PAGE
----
The Star Tribune Editorial Board wisely wrote Aug. 6 about the how Congress has foolishly blocked the Centers for Disease Control and Prevention from conducting research on gun violence due to pressure from the National Rifle Association. Regrettably, Minnesota has the same kind of information-suppressing law on its books.
Minnesota law prohibits the Department of Health from collecting and analyzing shooting data. Specifically, Minnesota Statute 144.05 declares, “the commissioner of health is prohibited from collecting data on individuals regarding lawful firearm ownership in the state or data related to an individual’s right to carry a weapon under M.S. 624.714.”
In other words, the Health Department is prohibited from scrutinizing data on shootings, even when the victims are children. And what is unique about this provision is that it is the only statutory proscription in the duties of the commissioner of health.
It’s peculiar, because both gun rights devotees and gun safety advocates argue that the numbers are on their side. Gun supporters proclaim homes and streets are safer if firearms are present and readily available. Gun safety advocates argue the opposite.
Similarly, those arguing for the right to carry firearms everywhere vehemently proclaim Minnesota is safer because they are armed in public. Gun safety proponents assert the opposite.
But nobody knows what the data actually show, because it is illegal to collect or analyze it. I suspect that homes without guns have fewer shootings than homes with guns. But the NRA argues that homes without guns are more vulnerable.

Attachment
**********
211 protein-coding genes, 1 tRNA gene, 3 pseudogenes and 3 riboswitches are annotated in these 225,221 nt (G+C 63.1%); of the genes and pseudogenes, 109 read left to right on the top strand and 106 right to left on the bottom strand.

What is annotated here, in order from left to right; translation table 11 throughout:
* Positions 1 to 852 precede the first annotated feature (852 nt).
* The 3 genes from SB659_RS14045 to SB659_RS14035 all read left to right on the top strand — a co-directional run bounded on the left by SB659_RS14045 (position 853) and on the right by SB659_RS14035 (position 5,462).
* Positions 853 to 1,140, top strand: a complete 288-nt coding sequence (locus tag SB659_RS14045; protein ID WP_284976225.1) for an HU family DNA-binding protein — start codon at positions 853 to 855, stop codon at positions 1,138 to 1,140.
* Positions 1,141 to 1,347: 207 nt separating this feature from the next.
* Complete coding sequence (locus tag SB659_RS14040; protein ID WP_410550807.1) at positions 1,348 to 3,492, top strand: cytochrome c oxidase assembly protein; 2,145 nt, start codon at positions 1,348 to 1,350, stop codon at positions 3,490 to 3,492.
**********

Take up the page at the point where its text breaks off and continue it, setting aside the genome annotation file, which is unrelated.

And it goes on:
There’s so much that can be learned. Are well-armed homes safer than those that are not? Do those with permits to carry pose more of a risk to the public and their families than those without? Do our laws about proper gun storage actually protect children?
What’s the frequency of firearms being used in domestic abuse situations? Is there a difference in firearms violence between hunters who use sport guns for food compared with those who feel compelled to have weapons within reach at all times?
Where do gunshot suicide victims, especially minors, obtain their firearms? Do high-velocity weapons with warlike capabilities, high-capacity clips and bump stocks result in more deaths or injuries?
All these questions and more could be researched and the results shared with the public if the statutes were amended. Names would be kept private as is typical in health information.
Most Minnesotans do not know that collecting, analyzing and releasing public health data about deliberate, accidental, haphazard or suicidal shootings is illegal. I think they would be especially outraged to learn that even information about children being wounded or killed is covered up. This coverup statute has done nothing to make Minnesota safer. It’s time to repeal it.
Wes Skoglund, of Minneapolis, has served in both the Minnesota House and Minnesota Senate.